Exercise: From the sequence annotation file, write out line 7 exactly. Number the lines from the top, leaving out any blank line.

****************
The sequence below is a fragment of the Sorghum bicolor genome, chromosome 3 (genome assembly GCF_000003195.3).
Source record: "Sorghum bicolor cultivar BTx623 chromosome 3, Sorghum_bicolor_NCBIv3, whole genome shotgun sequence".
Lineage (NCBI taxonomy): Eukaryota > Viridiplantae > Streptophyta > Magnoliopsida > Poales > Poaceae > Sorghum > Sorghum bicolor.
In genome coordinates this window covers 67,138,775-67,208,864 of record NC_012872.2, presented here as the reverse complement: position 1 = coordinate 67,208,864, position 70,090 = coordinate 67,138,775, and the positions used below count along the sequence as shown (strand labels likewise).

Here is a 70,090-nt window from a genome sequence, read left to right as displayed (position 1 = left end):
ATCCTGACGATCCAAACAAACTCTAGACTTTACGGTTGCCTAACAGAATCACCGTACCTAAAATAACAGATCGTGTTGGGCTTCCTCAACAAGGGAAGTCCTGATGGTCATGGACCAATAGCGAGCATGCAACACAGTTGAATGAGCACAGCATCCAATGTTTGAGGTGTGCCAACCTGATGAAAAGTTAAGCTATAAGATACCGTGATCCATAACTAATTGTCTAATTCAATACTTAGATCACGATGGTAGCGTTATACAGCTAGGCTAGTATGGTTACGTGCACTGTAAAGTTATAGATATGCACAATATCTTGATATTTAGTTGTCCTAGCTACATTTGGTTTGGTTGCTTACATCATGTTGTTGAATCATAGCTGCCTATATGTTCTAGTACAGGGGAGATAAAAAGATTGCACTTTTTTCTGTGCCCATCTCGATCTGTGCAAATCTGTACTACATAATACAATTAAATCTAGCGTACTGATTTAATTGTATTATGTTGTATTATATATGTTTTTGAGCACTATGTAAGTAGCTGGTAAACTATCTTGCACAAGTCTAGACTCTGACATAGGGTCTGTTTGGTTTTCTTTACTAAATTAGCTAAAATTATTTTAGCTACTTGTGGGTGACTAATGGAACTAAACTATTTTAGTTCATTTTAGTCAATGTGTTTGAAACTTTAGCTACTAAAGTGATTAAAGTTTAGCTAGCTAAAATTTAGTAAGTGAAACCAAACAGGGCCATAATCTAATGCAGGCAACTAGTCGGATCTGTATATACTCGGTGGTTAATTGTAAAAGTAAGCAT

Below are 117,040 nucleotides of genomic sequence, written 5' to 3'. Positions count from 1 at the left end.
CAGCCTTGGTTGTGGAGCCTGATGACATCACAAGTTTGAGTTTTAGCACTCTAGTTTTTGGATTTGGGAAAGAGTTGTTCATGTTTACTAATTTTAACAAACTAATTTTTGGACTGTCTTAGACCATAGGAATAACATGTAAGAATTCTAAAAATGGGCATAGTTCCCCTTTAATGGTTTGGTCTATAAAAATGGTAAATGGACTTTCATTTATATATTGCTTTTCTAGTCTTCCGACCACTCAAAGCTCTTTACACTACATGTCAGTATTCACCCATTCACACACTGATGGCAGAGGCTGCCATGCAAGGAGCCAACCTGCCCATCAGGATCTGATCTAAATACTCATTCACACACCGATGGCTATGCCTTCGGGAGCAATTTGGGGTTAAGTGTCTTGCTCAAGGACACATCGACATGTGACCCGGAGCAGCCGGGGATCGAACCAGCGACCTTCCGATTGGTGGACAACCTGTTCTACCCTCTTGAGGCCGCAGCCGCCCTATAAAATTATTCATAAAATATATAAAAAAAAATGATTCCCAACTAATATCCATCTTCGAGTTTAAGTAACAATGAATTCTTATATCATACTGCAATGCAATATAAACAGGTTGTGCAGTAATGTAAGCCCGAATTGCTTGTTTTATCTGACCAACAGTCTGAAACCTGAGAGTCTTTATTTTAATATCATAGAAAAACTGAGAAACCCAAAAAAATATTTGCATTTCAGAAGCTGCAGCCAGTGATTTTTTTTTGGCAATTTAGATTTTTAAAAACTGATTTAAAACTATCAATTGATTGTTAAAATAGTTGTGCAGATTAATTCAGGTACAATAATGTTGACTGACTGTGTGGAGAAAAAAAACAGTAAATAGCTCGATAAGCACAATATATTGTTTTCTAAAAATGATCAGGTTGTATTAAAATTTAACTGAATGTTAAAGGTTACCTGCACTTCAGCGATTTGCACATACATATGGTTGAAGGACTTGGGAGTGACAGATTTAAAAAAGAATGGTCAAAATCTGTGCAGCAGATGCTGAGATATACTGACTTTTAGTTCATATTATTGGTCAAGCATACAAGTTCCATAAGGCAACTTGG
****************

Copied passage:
Below are 117,040 nucleotides of genomic sequence, written 5' to 3'. Positions count from 1 at the left end.